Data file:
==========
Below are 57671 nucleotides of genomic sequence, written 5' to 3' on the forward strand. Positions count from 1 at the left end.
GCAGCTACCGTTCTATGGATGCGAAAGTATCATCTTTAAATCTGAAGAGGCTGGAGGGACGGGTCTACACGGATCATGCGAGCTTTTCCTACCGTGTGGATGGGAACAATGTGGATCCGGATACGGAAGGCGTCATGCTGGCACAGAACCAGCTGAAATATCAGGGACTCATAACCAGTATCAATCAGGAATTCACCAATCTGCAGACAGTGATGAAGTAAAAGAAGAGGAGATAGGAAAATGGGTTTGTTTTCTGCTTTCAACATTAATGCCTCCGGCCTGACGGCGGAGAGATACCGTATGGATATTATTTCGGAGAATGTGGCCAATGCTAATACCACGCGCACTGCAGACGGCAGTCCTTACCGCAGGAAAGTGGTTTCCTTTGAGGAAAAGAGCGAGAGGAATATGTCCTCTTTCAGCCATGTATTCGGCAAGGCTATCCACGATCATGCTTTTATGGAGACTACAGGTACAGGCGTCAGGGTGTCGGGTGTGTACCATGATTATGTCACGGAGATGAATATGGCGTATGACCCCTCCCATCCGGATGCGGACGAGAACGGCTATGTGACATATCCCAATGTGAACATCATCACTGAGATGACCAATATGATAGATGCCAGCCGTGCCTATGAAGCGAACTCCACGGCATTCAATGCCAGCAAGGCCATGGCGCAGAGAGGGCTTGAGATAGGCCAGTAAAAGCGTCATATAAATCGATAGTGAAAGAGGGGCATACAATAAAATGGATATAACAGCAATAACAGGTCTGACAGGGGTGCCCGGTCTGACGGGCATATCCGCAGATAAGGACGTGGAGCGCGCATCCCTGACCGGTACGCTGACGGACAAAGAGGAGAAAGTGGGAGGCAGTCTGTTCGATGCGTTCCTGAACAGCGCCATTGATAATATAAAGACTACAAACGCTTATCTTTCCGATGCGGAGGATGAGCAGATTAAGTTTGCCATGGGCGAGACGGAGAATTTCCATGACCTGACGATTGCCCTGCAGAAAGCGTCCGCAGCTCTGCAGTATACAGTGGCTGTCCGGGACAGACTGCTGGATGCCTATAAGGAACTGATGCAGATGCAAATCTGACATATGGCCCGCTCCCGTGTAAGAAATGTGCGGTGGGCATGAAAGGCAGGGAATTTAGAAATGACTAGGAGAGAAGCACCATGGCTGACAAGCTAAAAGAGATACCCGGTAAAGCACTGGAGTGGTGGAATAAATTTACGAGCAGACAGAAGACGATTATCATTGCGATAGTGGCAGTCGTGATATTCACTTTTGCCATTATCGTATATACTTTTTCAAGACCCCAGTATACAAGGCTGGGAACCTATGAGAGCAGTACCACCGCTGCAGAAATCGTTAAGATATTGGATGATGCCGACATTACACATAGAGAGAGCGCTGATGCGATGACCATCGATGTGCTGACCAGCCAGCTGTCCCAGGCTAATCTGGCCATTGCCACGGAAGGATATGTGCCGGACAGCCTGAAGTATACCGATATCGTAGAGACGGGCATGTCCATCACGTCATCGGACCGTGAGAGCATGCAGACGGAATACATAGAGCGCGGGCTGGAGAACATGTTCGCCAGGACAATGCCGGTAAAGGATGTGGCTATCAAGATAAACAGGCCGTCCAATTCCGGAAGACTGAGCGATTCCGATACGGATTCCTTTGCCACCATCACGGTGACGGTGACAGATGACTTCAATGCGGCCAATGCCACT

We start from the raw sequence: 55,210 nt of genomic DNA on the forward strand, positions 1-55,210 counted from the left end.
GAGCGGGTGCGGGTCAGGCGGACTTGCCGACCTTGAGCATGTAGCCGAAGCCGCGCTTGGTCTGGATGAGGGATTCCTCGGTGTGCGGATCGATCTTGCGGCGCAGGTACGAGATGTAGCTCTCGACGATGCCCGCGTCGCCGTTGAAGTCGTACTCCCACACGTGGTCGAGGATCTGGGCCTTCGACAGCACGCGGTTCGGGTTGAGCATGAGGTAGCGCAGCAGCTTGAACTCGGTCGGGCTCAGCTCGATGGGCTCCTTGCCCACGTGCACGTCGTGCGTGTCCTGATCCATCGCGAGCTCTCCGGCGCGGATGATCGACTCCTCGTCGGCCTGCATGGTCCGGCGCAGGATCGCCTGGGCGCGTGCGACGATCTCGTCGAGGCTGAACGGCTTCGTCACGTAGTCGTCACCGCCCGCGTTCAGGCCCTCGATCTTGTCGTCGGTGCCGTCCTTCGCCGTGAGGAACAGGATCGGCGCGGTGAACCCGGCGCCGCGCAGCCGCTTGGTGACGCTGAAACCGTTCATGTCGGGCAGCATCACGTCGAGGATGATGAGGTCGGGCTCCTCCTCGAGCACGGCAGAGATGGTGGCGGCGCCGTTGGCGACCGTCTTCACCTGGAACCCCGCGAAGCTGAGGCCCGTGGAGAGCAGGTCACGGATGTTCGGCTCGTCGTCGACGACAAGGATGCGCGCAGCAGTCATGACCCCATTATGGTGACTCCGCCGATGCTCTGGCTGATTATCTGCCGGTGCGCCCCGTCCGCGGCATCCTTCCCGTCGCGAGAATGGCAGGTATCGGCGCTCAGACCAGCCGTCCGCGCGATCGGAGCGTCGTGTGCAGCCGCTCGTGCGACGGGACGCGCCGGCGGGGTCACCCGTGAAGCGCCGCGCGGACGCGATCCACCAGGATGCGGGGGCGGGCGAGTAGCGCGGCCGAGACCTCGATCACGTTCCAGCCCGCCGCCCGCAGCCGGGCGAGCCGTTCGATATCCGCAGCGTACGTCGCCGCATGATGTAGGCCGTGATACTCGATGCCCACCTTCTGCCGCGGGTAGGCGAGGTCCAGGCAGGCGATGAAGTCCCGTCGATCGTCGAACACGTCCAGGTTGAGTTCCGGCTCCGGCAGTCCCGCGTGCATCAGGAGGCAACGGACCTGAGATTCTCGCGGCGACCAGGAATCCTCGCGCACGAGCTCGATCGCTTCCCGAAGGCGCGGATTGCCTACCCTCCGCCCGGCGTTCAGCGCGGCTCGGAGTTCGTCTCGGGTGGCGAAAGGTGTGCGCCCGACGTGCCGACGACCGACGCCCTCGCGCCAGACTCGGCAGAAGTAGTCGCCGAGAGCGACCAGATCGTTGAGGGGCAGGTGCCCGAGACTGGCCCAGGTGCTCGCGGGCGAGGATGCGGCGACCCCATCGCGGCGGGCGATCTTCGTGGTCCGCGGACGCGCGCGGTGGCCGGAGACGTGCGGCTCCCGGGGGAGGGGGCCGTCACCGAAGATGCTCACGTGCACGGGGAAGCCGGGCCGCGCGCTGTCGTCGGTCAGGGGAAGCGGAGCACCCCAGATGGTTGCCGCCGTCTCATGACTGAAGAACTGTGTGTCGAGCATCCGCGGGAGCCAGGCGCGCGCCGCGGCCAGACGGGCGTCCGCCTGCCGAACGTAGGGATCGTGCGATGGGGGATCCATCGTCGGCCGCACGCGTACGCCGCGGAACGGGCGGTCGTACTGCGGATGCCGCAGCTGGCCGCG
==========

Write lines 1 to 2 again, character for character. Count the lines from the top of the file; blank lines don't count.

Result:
Below are 57671 nucleotides of genomic sequence, written 5' to 3' on the forward strand. Positions count from 1 at the left end.
GCAGCTACCGTTCTATGGATGCGAAAGTATCATCTTTAAATCTGAAGAGGCTGGAGGGACGGGTCTACACGGATCATGCGAGCTTTTCCTACCGTGTGGATGGGAACAATGTGGATCCGGATACGGAAGGCGTCATGCTGGCACAGAACCAGCTGAAATATCAGGGACTCATAACCAGTATCAATCAGGAATTCACCAATCTGCAGACAGTGATGAAGTAAAAGAAGAGGAGATAGGAAAATGGGTTTGTTTTCTGCTTTCAACATTAATGCCTCCGGCCTGACGGCGGAGAGATACCGTATGGATATTATTTCGGAGAATGTGGCCAATGCTAATACCACGCGCACTGCAGACGGCAGTCCTTACCGCAGGAAAGTGGTTTCCTTTGAGGAAAAGAGCGAGAGGAATATGTCCTCTTTCAGCCATGTATTCGGCAAGGCTATCCACGATCATGCTTTTATGGAGACTACAGGTACAGGCGTCAGGGTGTCGGGTGTGTACCATGATTATGTCACGGAGATGAATATGGCGTATGACCCCTCCCATCCGGATGCGGACGAGAACGGCTATGTGACATATCCCAATGTGAACATCATCACTGAGATGACCAATATGATAGATGCCAGCCGTGCCTATGAAGCGAACTCCACGGCATTCAATGCCAGCAAGGCCATGGCGCAGAGAGGGCTTGAGATAGGCCAGTAAAAGCGTCATATAAATCGATAGTGAAAGAGGGGCATACAATAAAATGGATATAACAGCAATAACAGGTCTGACAGGGGTGCCCGGTCTGACGGGCATATCCGCAGATAAGGACGTGGAGCGCGCATCCCTGACCGGTACGCTGACGGACAAAGAGGAGAAAGTGGGAGGCAGTCTGTTCGATGCGTTCCTGAACAGCGCCATTGATAATATAAAGACTACAAACGCTTATCTTTCCGATGCGGAGGATGAGCAGATTAAGTTTGCCATGGGCGAGACGGAGAATTTCCATGACCTGACGATTGCCCTGCAGAAAGCGTCCGCAGCTCTGCAGTATACAGTGGCTGTCCGGGACAGACTGCTGGATGCCTATAAGGAACTGATGCAGATGCAAATCTGACATATGGCCCGCTCCCGTGTAAGAAATGTGCGGTGGGCATGAAAGGCAGGGAATTTAGAAATGACTAGGAGAGAAGCACCATGGCTGACAAGCTAAAAGAGATACCCGGTAAAGCACTGGAGTGGTGGAATAAATTTACGAGCAGACAGAAGACGATTATCATTGCGATAGTGGCAGTCGTGATATTCACTTTTGCCATTATCGTATATACTTTTTCAAGACCCCAGTATACAAGGCTGGGAACCTATGAGAGCAGTACCACCGCTGCAGAAATCGTTAAGATATTGGATGATGCCGACATTACACATAGAGAGAGCGCTGATGCGATGACCATCGATGTGCTGACCAGCCAGCTGTCCCAGGCTAATCTGGCCATTGCCACGGAAGGATATGTGCCGGACAGCCTGAAGTATACCGATATCGTAGAGACGGGCATGTCCATCACGTCATCGGACCGTGAGAGCATGCAGACGGAATACATAGAGCGCGGGCTGGAGAACATGTTCGCCAGGACAATGCCGGTAAAGGATGTGGCTATCAAGATAAACAGGCCGTCCAATTCCGGAAGACTGAGCGATTCCGATACGGATTCCTTTGCCACCATCACGGTGACGGTGACAGATGACTTCAATGCGGCCAATGCCACT